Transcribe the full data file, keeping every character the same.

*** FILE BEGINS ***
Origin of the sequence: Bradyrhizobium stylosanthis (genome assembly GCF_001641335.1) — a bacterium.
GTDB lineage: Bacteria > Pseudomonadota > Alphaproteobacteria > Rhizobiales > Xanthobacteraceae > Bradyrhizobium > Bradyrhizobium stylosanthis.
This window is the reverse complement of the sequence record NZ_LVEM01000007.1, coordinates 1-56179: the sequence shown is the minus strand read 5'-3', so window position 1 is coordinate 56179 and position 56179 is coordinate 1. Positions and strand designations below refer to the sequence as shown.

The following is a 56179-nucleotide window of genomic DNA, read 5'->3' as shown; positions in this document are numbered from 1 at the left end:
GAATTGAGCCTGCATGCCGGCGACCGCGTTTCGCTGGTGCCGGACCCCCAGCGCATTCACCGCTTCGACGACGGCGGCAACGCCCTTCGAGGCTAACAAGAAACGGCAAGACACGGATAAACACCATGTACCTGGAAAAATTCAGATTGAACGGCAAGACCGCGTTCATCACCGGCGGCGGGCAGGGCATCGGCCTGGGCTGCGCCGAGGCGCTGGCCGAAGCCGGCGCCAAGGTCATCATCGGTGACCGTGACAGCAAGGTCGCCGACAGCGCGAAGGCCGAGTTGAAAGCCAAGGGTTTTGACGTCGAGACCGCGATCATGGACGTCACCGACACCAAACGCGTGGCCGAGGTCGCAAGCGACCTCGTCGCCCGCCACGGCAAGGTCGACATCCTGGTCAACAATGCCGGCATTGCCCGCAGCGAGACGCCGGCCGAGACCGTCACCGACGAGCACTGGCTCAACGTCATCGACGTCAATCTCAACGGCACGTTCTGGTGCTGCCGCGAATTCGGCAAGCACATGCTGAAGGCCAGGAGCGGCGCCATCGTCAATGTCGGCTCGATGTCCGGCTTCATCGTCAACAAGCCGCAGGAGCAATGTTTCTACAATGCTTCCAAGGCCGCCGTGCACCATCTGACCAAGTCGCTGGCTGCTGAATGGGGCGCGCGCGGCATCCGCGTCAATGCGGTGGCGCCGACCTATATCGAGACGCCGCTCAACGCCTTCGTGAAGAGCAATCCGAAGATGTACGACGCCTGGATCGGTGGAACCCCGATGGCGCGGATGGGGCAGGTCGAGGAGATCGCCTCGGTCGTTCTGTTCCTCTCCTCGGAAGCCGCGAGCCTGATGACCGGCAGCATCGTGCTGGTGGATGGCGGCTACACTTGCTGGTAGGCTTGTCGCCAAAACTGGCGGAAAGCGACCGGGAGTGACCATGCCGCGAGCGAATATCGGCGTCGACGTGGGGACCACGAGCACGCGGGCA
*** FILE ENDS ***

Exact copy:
Origin of the sequence: Bradyrhizobium stylosanthis (genome assembly GCF_001641335.1) — a bacterium.
GTDB lineage: Bacteria > Pseudomonadota > Alphaproteobacteria > Rhizobiales > Xanthobacteraceae > Bradyrhizobium > Bradyrhizobium stylosanthis.
This window is the reverse complement of the sequence record NZ_LVEM01000007.1, coordinates 1-56179: the sequence shown is the minus strand read 5'-3', so window position 1 is coordinate 56179 and position 56179 is coordinate 1. Positions and strand designations below refer to the sequence as shown.

The following is a 56179-nucleotide window of genomic DNA, read 5'->3' as shown; positions in this document are numbered from 1 at the left end:
GAATTGAGCCTGCATGCCGGCGACCGCGTTTCGCTGGTGCCGGACCCCCAGCGCATTCACCGCTTCGACGACGGCGGCAACGCCCTTCGAGGCTAACAAGAAACGGCAAGACACGGATAAACACCATGTACCTGGAAAAATTCAGATTGAACGGCAAGACCGCGTTCATCACCGGCGGCGGGCAGGGCATCGGCCTGGGCTGCGCCGAGGCGCTGGCCGAAGCCGGCGCCAAGGTCATCATCGGTGACCGTGACAGCAAGGTCGCCGACAGCGCGAAGGCCGAGTTGAAAGCCAAGGGTTTTGACGTCGAGACCGCGATCATGGACGTCACCGACACCAAACGCGTGGCCGAGGTCGCAAGCGACCTCGTCGCCCGCCACGGCAAGGTCGACATCCTGGTCAACAATGCCGGCATTGCCCGCAGCGAGACGCCGGCCGAGACCGTCACCGACGAGCACTGGCTCAACGTCATCGACGTCAATCTCAACGGCACGTTCTGGTGCTGCCGCGAATTCGGCAAGCACATGCTGAAGGCCAGGAGCGGCGCCATCGTCAATGTCGGCTCGATGTCCGGCTTCATCGTCAACAAGCCGCAGGAGCAATGTTTCTACAATGCTTCCAAGGCCGCCGTGCACCATCTGACCAAGTCGCTGGCTGCTGAATGGGGCGCGCGCGGCATCCGCGTCAATGCGGTGGCGCCGACCTATATCGAGACGCCGCTCAACGCCTTCGTGAAGAGCAATCCGAAGATGTACGACGCCTGGATCGGTGGAACCCCGATGGCGCGGATGGGGCAGGTCGAGGAGATCGCCTCGGTCGTTCTGTTCCTCTCCTCGGAAGCCGCGAGCCTGATGACCGGCAGCATCGTGCTGGTGGATGGCGGCTACACTTGCTGGTAGGCTTGTCGCCAAAACTGGCGGAAAGCGACCGGGAGTGACCATGCCGCGAGCGAATATCGGCGTCGACGTGGGGACCACGAGCACGCGGGCA